Letters to the Editor
Cities must think small to grow big
Regarding your March 28 editorial, "The upside of going downtown": Misguided economic priorities and choices by city governments deserve as much blame for urban decline as the federal policies emphasized in your editorial, but the observation that "fostering entrepreneurship and small business" is gaining favor among mayors offers hope.
There's a common thread among cities that suffered the worst unemployment and flight: They became heavily dependent on giant corporations that lacked roots in the community.
Attracting global corporations creates ribbon-cutting photo-ops and headlines for politicians, but supporting locally owned business and prospective new entrepreneurs produces greater economic vitality and stability.
Despite the corporate hype about globalization, creating a diverse base of independent, locally owned businesses remains the key to any city's economic prosperity.
In the past few years, dozens of cities – including St. Louis, Mo.; Austin, Texas; Tampa, Fla.; Salt Lake City; Albuquerque, N.M.; and Portland, Maine – have formed independent business alliances to shift attitudes and policies toward supporting community-based enterprise, and with great success.
Over time, these networked local Alliances will generate the power to shift toward national policies like those advocated in your editorial.
Cofounder, American Independent Business Alliance
Polluting farms are bad for everyone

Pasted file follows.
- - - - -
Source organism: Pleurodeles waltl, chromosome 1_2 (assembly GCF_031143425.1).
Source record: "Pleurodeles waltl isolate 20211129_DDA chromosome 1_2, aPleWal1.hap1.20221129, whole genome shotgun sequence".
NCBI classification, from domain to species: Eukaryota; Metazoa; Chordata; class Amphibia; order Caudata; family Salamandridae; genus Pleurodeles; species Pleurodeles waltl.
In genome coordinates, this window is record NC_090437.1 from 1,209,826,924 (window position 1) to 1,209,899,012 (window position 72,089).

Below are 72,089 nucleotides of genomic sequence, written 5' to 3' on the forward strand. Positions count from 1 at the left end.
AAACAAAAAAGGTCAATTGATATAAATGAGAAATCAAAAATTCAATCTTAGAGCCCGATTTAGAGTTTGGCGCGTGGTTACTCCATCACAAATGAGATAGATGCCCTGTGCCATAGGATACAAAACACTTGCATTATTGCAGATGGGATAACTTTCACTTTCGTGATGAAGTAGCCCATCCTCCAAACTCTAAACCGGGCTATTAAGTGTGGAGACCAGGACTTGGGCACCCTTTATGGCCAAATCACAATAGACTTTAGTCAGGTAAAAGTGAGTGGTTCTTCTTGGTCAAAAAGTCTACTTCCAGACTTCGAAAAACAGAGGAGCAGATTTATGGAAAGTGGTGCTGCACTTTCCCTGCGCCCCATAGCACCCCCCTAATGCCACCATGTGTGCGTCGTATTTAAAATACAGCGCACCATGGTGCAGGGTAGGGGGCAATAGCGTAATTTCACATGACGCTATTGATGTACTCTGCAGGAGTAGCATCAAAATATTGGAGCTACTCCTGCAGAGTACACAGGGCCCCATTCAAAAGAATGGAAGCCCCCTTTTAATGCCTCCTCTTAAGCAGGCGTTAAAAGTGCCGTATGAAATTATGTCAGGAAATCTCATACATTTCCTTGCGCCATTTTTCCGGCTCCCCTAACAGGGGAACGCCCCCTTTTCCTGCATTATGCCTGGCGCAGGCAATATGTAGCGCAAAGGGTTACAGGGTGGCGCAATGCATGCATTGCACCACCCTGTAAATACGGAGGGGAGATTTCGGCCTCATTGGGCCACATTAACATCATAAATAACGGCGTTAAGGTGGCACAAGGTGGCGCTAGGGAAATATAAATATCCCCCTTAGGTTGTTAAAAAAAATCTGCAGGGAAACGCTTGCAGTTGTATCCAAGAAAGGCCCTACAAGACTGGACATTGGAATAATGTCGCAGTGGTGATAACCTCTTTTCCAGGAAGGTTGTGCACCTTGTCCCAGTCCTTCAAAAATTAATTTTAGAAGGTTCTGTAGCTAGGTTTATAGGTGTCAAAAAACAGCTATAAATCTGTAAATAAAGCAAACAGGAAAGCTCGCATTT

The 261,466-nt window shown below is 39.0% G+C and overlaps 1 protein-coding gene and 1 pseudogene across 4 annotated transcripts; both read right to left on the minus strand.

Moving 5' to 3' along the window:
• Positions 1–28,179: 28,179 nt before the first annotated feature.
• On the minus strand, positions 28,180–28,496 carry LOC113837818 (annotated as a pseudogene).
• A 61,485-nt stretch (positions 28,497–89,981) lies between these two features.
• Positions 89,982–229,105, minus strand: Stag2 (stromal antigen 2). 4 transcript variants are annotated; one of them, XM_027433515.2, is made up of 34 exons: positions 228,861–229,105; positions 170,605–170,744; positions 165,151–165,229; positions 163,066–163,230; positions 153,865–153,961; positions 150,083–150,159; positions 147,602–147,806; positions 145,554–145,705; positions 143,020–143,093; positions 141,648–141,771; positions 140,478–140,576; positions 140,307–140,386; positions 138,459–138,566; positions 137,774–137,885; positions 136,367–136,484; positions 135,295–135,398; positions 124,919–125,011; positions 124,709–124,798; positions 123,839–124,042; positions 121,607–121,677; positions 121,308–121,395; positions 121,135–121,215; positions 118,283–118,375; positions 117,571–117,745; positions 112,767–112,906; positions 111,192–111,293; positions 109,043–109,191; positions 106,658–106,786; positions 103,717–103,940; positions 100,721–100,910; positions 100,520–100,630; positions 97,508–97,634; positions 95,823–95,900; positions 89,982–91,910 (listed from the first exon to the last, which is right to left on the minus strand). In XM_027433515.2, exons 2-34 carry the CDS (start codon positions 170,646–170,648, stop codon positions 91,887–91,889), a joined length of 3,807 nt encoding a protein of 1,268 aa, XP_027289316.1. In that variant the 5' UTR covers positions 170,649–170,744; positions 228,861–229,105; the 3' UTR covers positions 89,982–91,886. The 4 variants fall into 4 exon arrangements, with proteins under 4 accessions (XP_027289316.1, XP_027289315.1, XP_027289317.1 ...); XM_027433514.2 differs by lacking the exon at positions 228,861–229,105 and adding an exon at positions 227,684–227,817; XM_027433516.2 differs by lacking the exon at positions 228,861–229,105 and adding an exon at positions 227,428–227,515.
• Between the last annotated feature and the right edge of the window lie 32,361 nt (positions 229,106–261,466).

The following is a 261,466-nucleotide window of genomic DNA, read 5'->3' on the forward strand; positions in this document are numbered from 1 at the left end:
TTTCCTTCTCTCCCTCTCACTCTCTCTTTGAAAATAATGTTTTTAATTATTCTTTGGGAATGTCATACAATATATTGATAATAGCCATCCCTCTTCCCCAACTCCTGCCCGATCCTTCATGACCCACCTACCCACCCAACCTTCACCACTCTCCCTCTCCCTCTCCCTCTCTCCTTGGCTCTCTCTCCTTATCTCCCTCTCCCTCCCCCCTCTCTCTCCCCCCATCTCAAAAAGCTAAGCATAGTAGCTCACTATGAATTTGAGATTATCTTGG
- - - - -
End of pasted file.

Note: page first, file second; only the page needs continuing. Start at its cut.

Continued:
Regarding Marlene Fanta Shyer's March 29 Opinion piece, "Pork: the other guilty meat," and the March 29 article, "Organic food? Sure, but is it cage-free?": These articles illustrate changing values in farming methods and consumer attitudes.
A growing number of progressive consumers understands that food is not just a commodity but entails the lives of animals and plants, the livelihoods of farmers and farm workers, and the raison d'être of many rural communities.
While organic, fair-trade, and humanely raised foods may cost more at the checkout lane, they pay their own way.
In contrast, animal-confinement operations and chemically intensive monoculture farming receive massive subsidies through the Farm Bill, price supports for water, and federally funded research.
Also, these practices are major contributors to water pollution and loss of native biodiversity. The alternative farming movement represents a welcome convergence of environmental and ethical values.
In response to Marlene Fanta Shyer's March 29 Opinion piece on the cruelties of hog farms: Protest against the cruelties of "hog confinements," for which pork-producing factories are known, is on target. But there is another iniquity committed by these establishments.
They produce overpowering odors that far exceed the once-familiar scent of a pig farm. These smells can include noxious gases with a major proportion of the emission being the very poisonous hydrogen sulfide.
When the confinement commences operations, its unfortunate neighbors, within two or perhaps more miles, are subject to being driven from their homes, with a huge loss of property value if they try to sell.
Few of the victims are able to mount a legal defense, and if they do, absence of regulation makes it an uphill fight.
Hugh W. Lowrey
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